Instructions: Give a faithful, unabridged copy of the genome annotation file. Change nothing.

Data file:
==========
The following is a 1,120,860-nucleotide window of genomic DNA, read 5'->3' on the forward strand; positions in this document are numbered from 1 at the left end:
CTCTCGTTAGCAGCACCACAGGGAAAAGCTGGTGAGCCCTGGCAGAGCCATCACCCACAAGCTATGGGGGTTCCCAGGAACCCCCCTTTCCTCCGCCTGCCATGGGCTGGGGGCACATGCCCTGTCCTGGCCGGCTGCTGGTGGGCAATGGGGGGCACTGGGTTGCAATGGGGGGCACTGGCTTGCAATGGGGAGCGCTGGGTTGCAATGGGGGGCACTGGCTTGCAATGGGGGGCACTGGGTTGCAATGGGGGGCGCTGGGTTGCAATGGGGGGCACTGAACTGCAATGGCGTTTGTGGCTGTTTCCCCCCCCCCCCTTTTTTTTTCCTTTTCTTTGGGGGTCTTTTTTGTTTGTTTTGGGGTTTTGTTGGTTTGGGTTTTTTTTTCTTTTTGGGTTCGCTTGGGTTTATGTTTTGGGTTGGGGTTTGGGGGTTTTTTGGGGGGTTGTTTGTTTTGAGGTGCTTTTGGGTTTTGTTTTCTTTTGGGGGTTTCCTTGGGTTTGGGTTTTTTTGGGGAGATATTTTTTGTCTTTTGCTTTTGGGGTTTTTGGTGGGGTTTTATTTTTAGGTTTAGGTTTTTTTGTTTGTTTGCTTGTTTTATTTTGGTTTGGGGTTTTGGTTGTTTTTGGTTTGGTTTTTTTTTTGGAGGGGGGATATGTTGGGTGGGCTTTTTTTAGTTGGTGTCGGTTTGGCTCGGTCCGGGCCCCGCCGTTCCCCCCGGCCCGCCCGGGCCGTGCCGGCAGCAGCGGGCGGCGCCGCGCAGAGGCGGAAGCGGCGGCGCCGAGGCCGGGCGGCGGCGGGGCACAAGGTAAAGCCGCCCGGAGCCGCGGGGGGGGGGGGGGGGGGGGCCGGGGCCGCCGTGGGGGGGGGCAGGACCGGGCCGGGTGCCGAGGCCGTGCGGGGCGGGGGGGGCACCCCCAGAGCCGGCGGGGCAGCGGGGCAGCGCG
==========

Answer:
The following is a 1,120,860-nucleotide window of genomic DNA, read 5'->3' on the forward strand; positions in this document are numbered from 1 at the left end:
CTCTCGTTAGCAGCACCACAGGGAAAAGCTGGTGAGCCCTGGCAGAGCCATCACCCACAAGCTATGGGGGTTCCCAGGAACCCCCCTTTCCTCCGCCTGCCATGGGCTGGGGGCACATGCCCTGTCCTGGCCGGCTGCTGGTGGGCAATGGGGGGCACTGGGTTGCAATGGGGGGCACTGGCTTGCAATGGGGAGCGCTGGGTTGCAATGGGGGGCACTGGCTTGCAATGGGGGGCACTGGGTTGCAATGGGGGGCGCTGGGTTGCAATGGGGGGCACTGAACTGCAATGGCGTTTGTGGCTGTTTCCCCCCCCCCCCTTTTTTTTTCCTTTTCTTTGGGGGTCTTTTTTGTTTGTTTTGGGGTTTTGTTGGTTTGGGTTTTTTTTTCTTTTTGGGTTCGCTTGGGTTTATGTTTTGGGTTGGGGTTTGGGGGTTTTTTGGGGGGTTGTTTGTTTTGAGGTGCTTTTGGGTTTTGTTTTCTTTTGGGGGTTTCCTTGGGTTTGGGTTTTTTTGGGGAGATATTTTTTGTCTTTTGCTTTTGGGGTTTTTGGTGGGGTTTTATTTTTAGGTTTAGGTTTTTTTGTTTGTTTGCTTGTTTTATTTTGGTTTGGGGTTTTGGTTGTTTTTGGTTTGGTTTTTTTTTTGGAGGGGGGATATGTTGGGTGGGCTTTTTTTAGTTGGTGTCGGTTTGGCTCGGTCCGGGCCCCGCCGTTCCCCCCGGCCCGCCCGGGCCGTGCCGGCAGCAGCGGGCGGCGCCGCGCAGAGGCGGAAGCGGCGGCGCCGAGGCCGGGCGGCGGCGGGGCACAAGGTAAAGCCGCCCGGAGCCGCGGGGGGGGGGGGGGGGGGGGCCGGGGCCGCCGTGGGGGGGGGCAGGACCGGGCCGGGTGCCGAGGCCGTGCGGGGCGGGGGGGGCACCCCCAGAGCCGGCGGGGCAGCGGGGCAGCGCG